Finance Minister AHM Mustafa Kamal yesterday proposed doubling the subsidy for the gas sector to Tk 9,600 crore for 2019-20, from Tk 4,500 crore in the previous year.
He also recommended setting aside Tk 9,500 crore as subsidy for the power sector for next fiscal year, up from Tk 9,200 crore in 2018-19.
In favour of the subsidies, he argued during his budget speech that the subsidies and transfer expenditure play an important role in achieving pro-poor and inclusive GDP growth.
The subsidy increase is down to the imports of liquefied natural gas (LNG) whose price is way higher than that of the locally produced gas.
The power sector has been the most successful sector for the Awami League-led government in the last one decade, driven by its emphasis on raising the generation capacity.
The results are encouraging: on May 29, Bangladesh produced 12,893 megawatts of electricity, the highest ever and a straight fourfold increase from what it was in 2009-10.
A staggering 93 percent people have access to power and the number of beneficiaries has doubled within a decade. Gas production stood at 3,000 million cubic feet of gas per day (mmcfd) on Wednesday, largely on the addition of the LNG in August last year. It was 1,744mmcfd in 2009.
“By next year, each upazila will have 100 percent access to electricity,” the minister said.
But saying the same for the gas sector is still a far cry.
The country still has to wait for a long time for uninterrupted power and gas supply in spite of the recent inclusion of LNG to the national grid along with achieving a huge success in electricity generation in the last one decade.
Poor network for distribution and transmission of electricity and a high demand-supply gap of gas are to blame for the delay.
Consumers ranging from industries and power plants to fertiliser factories and households still complain of regular power outages.
The benefit of the progress in the energy and power sectors is not equally distributed: cities get almost uninterrupted power supply whereas villages still suffer from cuts.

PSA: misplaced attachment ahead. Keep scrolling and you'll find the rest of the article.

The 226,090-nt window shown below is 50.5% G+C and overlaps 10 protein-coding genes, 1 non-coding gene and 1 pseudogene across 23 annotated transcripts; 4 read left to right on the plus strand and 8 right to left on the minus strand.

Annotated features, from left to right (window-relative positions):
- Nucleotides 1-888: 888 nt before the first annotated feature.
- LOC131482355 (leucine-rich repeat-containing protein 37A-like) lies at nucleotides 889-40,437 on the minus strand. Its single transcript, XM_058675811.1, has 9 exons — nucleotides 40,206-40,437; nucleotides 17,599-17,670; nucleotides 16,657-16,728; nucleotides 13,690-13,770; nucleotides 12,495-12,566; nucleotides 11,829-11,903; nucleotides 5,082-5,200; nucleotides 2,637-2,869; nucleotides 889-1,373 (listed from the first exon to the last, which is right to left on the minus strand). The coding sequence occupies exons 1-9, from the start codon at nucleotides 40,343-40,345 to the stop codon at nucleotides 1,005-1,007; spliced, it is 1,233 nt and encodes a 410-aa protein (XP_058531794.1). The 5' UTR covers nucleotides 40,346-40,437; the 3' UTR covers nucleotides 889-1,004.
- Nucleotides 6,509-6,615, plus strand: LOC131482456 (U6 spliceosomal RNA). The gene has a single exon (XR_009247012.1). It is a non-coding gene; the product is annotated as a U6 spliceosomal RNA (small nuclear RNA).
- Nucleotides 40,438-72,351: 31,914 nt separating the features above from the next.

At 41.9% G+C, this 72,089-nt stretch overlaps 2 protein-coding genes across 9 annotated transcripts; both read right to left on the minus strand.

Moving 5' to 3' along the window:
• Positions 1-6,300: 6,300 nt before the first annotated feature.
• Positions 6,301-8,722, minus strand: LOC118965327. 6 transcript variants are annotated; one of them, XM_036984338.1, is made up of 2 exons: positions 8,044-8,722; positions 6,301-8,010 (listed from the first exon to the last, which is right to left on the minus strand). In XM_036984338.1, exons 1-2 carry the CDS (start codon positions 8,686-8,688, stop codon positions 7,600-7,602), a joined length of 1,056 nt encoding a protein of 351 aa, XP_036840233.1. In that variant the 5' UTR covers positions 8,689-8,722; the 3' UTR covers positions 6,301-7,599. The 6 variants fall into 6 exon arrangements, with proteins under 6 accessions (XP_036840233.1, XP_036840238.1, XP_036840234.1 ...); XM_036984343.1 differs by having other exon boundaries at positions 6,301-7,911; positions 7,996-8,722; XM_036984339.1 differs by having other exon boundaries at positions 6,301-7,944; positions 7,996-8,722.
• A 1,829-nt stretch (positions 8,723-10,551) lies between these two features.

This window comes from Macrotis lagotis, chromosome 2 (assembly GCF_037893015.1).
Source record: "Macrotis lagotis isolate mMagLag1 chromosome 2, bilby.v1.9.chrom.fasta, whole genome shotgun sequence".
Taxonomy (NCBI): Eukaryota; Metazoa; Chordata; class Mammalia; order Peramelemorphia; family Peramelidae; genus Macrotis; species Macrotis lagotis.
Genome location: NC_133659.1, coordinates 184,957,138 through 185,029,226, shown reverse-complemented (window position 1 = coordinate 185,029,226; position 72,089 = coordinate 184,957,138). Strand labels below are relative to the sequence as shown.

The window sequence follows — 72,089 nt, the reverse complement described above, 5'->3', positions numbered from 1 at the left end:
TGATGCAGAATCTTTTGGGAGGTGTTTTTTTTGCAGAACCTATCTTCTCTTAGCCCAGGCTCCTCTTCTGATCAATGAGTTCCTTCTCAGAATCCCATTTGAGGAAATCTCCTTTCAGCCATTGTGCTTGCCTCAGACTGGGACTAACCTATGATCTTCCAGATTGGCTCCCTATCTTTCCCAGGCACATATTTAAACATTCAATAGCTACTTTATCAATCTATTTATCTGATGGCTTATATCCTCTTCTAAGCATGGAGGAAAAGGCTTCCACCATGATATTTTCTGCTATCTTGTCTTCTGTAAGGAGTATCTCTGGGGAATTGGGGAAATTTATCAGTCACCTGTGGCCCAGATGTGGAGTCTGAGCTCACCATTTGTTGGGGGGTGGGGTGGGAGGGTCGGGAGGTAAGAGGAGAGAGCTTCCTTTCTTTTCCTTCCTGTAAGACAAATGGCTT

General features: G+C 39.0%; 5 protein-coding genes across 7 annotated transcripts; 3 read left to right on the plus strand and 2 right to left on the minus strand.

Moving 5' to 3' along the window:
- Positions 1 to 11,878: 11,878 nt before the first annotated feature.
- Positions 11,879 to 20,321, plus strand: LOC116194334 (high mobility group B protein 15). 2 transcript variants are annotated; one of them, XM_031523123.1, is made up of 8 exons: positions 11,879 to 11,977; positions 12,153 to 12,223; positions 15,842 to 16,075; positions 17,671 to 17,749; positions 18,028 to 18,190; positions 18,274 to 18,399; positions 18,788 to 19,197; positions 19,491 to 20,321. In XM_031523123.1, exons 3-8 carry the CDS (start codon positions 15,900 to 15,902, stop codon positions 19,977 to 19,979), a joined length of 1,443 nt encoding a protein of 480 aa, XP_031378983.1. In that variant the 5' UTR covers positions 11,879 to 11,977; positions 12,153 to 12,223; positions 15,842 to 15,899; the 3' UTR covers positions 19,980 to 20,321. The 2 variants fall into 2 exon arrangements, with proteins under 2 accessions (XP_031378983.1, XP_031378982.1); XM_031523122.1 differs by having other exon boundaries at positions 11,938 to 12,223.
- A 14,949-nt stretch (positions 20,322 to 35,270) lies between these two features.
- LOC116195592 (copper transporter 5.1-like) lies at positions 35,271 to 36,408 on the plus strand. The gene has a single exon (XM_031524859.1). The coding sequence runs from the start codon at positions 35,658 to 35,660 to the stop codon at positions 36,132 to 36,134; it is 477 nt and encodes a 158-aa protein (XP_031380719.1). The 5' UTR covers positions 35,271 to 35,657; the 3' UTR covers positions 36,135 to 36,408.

Factories and producers based in the cities and industrial belts have access to gas and the same is true for the households in the same vicinity. But for the rest, getting a gas con-nection is a dream.
As the gas price has not been adjusted since the arrival of LNG, the government has spent Tk 14,000 crore from its coffer to facilitate LNG imports, Nasrul Hamid, state minister for energy and power, said in a programme in Dhaka on Sunday.
The finance minister allocated Tk 28,051 crore for the development of the power and energy sector, up from Tk 26,502 crore in 2018-19.
The power division received Tk 26,065 crore, up from Tk 24,212 crore in 2018-19 and the energy and mineral resources division got Tk 1,986 crore, down from Tk 2,290 crore in the outgoing fiscal year.
Hamid also talked about plans to set up land-based LNG and liquefied petroleum gas (LPG) terminals to improve gas supply. But it will take four to five years, he said.
The government’s major plans lie in transmission and distribution systems, according to the state minister.
Two distribution projects were delayed by two years and now will take another three years to finish if their construction begins in the new fiscal year, meaning distribution related problems will persist for another three years.
Saleque Sufi, former director for operations at state-owned Gas Transmission Company Ltd, said the government has achieved visible success in increasing power generation manifold.
“But at the same time a major failure in exploitation of discovered own coal resource and exploration of hydrocarbon in onshore and offshore has created fuel supply crisis.”
Also, the failure in harnessing the country’s own primary fuel has increased its reliance on imported liquid fuel and LNG, he said.
“Very soon coal will be added to the import basket for power generation although the country is sitting on huge reserves of unexploited coal resources.”
Coal reserves stand at 3,300 million tonnes -- equivalent to 78 trillion cubic feet (tcf) of natural gas. Gas reserve stands at 12.11 tcf.
“The government needs to take urgent political decision for exploiting own coal reserve and expediting exploration for petroleum,” said Sufi, also an international energy consult-ant.
It would be a major challenge to aid energy imports by raising funds, said M Tamim, a professor of petroleum and mineral resources engineering at Bangladesh University of Engineering and Technology.
He urged the government to put more focus on developing the network for smooth transmission and distribution of the electricity that the country can now generate.
The professor also called for carrying out largescale exploration, both onshore and offshore, to find new gas.